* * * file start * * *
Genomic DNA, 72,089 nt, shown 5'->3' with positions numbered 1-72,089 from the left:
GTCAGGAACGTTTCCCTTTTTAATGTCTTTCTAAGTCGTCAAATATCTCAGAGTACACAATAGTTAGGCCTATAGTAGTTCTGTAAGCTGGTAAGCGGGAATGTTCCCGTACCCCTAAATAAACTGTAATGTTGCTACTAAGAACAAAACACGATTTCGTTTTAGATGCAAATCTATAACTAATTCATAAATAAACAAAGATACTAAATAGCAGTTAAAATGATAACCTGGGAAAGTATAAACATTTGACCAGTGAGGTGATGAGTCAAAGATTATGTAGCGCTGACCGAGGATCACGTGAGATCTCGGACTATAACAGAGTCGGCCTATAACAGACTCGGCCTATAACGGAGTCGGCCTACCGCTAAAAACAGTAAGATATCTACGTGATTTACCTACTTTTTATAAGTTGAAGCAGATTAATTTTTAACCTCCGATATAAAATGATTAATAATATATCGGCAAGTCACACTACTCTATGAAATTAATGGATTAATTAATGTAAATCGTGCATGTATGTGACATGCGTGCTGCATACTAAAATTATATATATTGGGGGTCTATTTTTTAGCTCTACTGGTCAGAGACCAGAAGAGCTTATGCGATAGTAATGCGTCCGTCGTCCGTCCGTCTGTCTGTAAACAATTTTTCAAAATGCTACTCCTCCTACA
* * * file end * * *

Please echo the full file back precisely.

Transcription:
Genomic DNA, 72,089 nt, shown 5'->3' with positions numbered 1-72,089 from the left:
GTCAGGAACGTTTCCCTTTTTAATGTCTTTCTAAGTCGTCAAATATCTCAGAGTACACAATAGTTAGGCCTATAGTAGTTCTGTAAGCTGGTAAGCGGGAATGTTCCCGTACCCCTAAATAAACTGTAATGTTGCTACTAAGAACAAAACACGATTTCGTTTTAGATGCAAATCTATAACTAATTCATAAATAAACAAAGATACTAAATAGCAGTTAAAATGATAACCTGGGAAAGTATAAACATTTGACCAGTGAGGTGATGAGTCAAAGATTATGTAGCGCTGACCGAGGATCACGTGAGATCTCGGACTATAACAGAGTCGGCCTATAACAGACTCGGCCTATAACGGAGTCGGCCTACCGCTAAAAACAGTAAGATATCTACGTGATTTACCTACTTTTTATAAGTTGAAGCAGATTAATTTTTAACCTCCGATATAAAATGATTAATAATATATCGGCAAGTCACACTACTCTATGAAATTAATGGATTAATTAATGTAAATCGTGCATGTATGTGACATGCGTGCTGCATACTAAAATTATATATATTGGGGGTCTATTTTTTAGCTCTACTGGTCAGAGACCAGAAGAGCTTATGCGATAGTAATGCGTCCGTCGTCCGTCCGTCTGTCTGTAAACAATTTTTCAAAATGCTACTCCTCCTACA